Daniela Alves Lima Brazilian association football player

Daniela Alves Lima, commonly known as Daniela, is a former Brazilian football midfielder who played for professional clubs in Brazil, Sweden and the United States. As a member of the Brazil women's national football team she participated in two FIFA Women's World Cups and three Olympic Games. Daniela was a box-to-box central midfielder who was renowned for her powerful long range shots.

Amy Rodriguez American soccer player

Amy Joy Rodriguez is an American soccer player who currently plays for Utah Royals FC in the National Women's Soccer League and is also a member of the United States women's national soccer team. She previously played for FC Kansas City, Boston Breakers and Philadelphia Independence of the WPS. She has played most of her games in the forward position and is known for her speed. She is called "A-Rod" by her teammates and soccer commentators.

Lauren Holiday association football midfielder and forward for the United States and FC Kansas City

Lauren Nicole Holiday is an American retired professional soccer player who played as a midfielder and forward for the United States women's national soccer team from 2007 to 2015. She is a two-time Olympic gold medalist and FIFA Women's World Cup champion. Holiday played professionally for FC Kansas City in the National Women's Soccer League (NWSL) and the Boston Breakers in the Women's Professional Soccer (WPS). She played collegiate soccer for the UCLA Bruins.

Tobin Heath American soccer player

Tobin Powell Heath is an American professional soccer player. She currently plays professionally for Portland Thorns FC of the National Women's Soccer League (NWSL) and the United States women's national soccer team. She is a two-time Olympic gold medalist and a two-time FIFA Women's World Cup winner with the United States women's national soccer team. She has also won two NWSL Championships with the Portland Thorns. Heath is described as "perhaps the USA's most skillful player" by the United States Soccer Federation, and she was voted the U.S. Soccer Athlete of the Year in 2016. Heath usually plays as a flank midfielder or an attacking midfielder. She was the first overall pick in Women's Professional Soccer 2010 draft. Heath's career started with the New Jersey Wildcats in 2004–05, Hudson Valley Quickstrike Lady Blues in 2007 and Pali Blues in 2009. Her college career was with the North Carolina Tar Heels between 2006 and 2009 coinciding with her time on the Hudson Valley Quickstrike Lady Blues. Her professional career began in the Women's Professional Soccer league, spending one season (2010) with Atlanta Beat, one season with Sky Blue FC (2011) and one season with the New York Fury until the Women's Professional Soccer league folded in 2012. She played in France with Paris Saint-Germain for the 2013–14 season before moving on to her current club, Portland Thorns FC, when the NWSL was established.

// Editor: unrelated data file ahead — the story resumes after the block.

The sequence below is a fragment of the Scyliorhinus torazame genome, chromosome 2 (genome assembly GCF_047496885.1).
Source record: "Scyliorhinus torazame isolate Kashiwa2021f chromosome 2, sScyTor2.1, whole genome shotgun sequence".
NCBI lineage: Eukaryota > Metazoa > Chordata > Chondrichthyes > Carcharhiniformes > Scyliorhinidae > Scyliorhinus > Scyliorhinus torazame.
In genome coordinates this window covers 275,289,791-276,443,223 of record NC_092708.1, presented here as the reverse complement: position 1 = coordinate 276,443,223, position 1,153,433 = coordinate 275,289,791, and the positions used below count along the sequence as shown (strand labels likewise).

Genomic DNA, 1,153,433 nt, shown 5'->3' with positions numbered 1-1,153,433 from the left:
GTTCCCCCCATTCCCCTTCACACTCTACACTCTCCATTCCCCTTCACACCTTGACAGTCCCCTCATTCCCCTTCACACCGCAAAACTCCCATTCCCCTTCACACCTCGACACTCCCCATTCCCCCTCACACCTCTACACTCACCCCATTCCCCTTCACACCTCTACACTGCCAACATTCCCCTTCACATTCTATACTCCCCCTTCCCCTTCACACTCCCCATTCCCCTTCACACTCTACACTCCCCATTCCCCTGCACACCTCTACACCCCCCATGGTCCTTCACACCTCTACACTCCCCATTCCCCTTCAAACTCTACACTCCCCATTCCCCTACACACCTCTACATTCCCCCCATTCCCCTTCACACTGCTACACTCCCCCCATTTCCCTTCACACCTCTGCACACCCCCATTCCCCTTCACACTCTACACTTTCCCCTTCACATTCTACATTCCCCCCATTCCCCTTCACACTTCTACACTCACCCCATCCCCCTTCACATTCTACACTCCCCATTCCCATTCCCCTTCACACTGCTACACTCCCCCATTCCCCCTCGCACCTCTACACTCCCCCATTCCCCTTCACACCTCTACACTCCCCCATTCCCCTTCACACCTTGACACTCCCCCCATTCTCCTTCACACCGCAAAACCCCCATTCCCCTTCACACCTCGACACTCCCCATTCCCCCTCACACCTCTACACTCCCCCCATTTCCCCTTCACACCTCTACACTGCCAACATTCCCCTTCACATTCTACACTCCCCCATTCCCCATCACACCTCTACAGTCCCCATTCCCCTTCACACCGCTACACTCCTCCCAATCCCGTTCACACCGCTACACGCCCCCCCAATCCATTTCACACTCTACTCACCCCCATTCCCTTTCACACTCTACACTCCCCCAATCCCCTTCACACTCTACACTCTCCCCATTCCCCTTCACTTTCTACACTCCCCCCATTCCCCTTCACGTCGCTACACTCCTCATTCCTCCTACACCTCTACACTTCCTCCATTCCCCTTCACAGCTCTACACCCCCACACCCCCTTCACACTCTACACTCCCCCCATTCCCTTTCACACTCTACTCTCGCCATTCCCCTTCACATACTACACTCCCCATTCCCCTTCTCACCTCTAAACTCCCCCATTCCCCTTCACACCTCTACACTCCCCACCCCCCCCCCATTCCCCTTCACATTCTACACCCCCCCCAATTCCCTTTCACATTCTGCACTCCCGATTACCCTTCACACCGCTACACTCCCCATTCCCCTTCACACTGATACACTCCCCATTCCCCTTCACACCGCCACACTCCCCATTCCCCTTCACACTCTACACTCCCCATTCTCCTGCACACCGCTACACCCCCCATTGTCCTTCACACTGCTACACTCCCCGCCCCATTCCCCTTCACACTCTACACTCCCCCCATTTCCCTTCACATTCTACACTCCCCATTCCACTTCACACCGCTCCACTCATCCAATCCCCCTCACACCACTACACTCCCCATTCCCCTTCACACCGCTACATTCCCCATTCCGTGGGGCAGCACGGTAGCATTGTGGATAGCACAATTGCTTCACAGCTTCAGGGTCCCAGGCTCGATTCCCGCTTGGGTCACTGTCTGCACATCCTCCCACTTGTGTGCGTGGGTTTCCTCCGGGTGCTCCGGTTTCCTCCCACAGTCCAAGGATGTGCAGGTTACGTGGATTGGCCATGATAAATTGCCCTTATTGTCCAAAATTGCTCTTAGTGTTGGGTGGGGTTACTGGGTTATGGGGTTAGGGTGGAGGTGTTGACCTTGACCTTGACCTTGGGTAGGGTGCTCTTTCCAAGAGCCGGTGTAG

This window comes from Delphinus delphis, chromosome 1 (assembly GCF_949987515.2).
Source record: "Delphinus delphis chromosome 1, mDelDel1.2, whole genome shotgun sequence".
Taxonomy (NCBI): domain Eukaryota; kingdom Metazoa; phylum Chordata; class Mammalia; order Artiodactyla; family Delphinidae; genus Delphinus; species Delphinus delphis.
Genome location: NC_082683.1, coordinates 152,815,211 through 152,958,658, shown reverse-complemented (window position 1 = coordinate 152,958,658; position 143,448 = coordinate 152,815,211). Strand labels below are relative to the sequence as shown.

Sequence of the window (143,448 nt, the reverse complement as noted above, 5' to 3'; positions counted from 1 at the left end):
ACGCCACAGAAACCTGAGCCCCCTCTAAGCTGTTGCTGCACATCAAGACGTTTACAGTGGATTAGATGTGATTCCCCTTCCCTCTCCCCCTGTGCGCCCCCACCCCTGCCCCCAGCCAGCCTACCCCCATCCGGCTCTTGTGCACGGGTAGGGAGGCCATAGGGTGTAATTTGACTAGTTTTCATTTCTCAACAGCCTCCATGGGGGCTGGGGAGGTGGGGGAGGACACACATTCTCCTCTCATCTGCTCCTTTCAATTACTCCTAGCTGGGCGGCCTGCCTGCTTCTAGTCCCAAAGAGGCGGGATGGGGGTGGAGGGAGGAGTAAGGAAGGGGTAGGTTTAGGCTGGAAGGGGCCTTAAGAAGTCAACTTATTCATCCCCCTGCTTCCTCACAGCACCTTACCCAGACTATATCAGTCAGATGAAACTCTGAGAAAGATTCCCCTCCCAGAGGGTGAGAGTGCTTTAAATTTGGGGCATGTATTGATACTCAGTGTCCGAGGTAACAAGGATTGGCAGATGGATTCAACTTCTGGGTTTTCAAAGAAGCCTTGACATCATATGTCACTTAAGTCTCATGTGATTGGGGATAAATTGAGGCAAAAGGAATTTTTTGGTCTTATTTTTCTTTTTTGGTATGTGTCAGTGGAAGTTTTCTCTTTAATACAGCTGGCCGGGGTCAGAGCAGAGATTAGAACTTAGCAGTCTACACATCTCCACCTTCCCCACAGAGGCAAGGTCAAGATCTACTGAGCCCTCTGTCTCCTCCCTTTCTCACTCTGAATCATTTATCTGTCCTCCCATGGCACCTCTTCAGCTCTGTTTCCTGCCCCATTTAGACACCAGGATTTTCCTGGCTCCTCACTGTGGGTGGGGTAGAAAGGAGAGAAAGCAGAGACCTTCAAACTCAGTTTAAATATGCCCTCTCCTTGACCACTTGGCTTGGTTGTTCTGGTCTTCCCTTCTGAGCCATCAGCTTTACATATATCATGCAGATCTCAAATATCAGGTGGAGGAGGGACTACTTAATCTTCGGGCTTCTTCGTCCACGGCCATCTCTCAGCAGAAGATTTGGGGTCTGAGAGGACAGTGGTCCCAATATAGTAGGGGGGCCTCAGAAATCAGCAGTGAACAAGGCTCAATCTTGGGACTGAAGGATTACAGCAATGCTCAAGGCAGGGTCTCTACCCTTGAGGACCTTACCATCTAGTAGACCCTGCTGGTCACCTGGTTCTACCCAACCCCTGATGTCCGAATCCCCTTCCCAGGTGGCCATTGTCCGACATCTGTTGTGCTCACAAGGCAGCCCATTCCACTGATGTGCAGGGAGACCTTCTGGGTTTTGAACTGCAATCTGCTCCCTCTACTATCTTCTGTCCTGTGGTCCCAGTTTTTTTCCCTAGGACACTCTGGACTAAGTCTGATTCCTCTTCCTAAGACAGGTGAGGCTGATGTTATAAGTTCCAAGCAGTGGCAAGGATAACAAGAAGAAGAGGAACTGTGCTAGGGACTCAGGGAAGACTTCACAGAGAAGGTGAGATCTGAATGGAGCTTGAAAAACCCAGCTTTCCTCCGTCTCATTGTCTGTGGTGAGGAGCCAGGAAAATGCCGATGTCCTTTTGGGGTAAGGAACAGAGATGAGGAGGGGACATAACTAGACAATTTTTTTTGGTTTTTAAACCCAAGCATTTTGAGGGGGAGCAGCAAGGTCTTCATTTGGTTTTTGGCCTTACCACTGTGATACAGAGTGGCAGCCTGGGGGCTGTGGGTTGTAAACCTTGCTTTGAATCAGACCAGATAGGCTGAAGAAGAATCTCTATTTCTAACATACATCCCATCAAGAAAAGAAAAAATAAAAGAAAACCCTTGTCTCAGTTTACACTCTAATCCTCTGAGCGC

Alex Morgan American soccer player

Alexandra Morgan Carrasco is an American soccer player. She is a forward for Orlando Pride in the National Women's Soccer League (NWSL) and the United States national team. Since 2018, she has co-captained the national team with Carli Lloyd and Megan Rapinoe.

Sydney Leroux Canadian-born American soccer player

Sydney Rae Leroux Dwyer is a professional soccer player and Olympic gold medalist who currently plays as a forward for Orlando Pride in the National Women's Soccer League (NWSL).

Kelley OHara American soccer player